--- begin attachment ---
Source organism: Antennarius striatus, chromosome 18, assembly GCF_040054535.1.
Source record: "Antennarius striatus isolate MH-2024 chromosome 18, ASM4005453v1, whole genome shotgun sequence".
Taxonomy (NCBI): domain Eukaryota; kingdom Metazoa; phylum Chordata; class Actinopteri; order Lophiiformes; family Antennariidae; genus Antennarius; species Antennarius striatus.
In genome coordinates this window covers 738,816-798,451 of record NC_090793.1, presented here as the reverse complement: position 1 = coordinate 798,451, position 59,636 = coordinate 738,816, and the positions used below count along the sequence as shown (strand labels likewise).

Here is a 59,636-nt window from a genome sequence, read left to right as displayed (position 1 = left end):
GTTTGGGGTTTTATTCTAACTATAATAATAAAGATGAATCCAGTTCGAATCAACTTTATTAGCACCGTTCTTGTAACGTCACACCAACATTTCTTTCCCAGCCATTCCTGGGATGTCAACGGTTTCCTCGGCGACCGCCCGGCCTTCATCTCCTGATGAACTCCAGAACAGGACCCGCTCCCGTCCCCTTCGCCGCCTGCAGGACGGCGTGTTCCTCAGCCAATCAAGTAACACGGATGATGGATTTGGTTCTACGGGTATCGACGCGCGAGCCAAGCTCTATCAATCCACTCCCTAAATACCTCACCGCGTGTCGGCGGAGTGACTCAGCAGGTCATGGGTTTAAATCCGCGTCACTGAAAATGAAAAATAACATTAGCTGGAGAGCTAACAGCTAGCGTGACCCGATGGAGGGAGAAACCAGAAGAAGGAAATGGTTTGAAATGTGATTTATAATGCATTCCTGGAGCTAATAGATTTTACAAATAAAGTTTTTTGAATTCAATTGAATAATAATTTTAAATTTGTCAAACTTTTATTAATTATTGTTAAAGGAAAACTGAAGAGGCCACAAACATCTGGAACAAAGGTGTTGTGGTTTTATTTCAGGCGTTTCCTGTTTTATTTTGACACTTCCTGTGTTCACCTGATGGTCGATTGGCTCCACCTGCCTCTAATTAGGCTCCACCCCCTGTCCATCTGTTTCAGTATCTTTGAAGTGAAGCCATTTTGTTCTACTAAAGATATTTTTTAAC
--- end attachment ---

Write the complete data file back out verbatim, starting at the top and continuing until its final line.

Source organism: Antennarius striatus, chromosome 18, assembly GCF_040054535.1.
Source record: "Antennarius striatus isolate MH-2024 chromosome 18, ASM4005453v1, whole genome shotgun sequence".
Taxonomy (NCBI): domain Eukaryota; kingdom Metazoa; phylum Chordata; class Actinopteri; order Lophiiformes; family Antennariidae; genus Antennarius; species Antennarius striatus.
In genome coordinates this window covers 738,816-798,451 of record NC_090793.1, presented here as the reverse complement: position 1 = coordinate 798,451, position 59,636 = coordinate 738,816, and the positions used below count along the sequence as shown (strand labels likewise).

Here is a 59,636-nt window from a genome sequence, read left to right as displayed (position 1 = left end):
GTTTGGGGTTTTATTCTAACTATAATAATAAAGATGAATCCAGTTCGAATCAACTTTATTAGCACCGTTCTTGTAACGTCACACCAACATTTCTTTCCCAGCCATTCCTGGGATGTCAACGGTTTCCTCGGCGACCGCCCGGCCTTCATCTCCTGATGAACTCCAGAACAGGACCCGCTCCCGTCCCCTTCGCCGCCTGCAGGACGGCGTGTTCCTCAGCCAATCAAGTAACACGGATGATGGATTTGGTTCTACGGGTATCGACGCGCGAGCCAAGCTCTATCAATCCACTCCCTAAATACCTCACCGCGTGTCGGCGGAGTGACTCAGCAGGTCATGGGTTTAAATCCGCGTCACTGAAAATGAAAAATAACATTAGCTGGAGAGCTAACAGCTAGCGTGACCCGATGGAGGGAGAAACCAGAAGAAGGAAATGGTTTGAAATGTGATTTATAATGCATTCCTGGAGCTAATAGATTTTACAAATAAAGTTTTTTGAATTCAATTGAATAATAATTTTAAATTTGTCAAACTTTTATTAATTATTGTTAAAGGAAAACTGAAGAGGCCACAAACATCTGGAACAAAGGTGTTGTGGTTTTATTTCAGGCGTTTCCTGTTTTATTTTGACACTTCCTGTGTTCACCTGATGGTCGATTGGCTCCACCTGCCTCTAATTAGGCTCCACCCCCTGTCCATCTGTTTCAGTATCTTTGAAGTGAAGCCATTTTGTTCTACTAAAGATATTTTTTAAC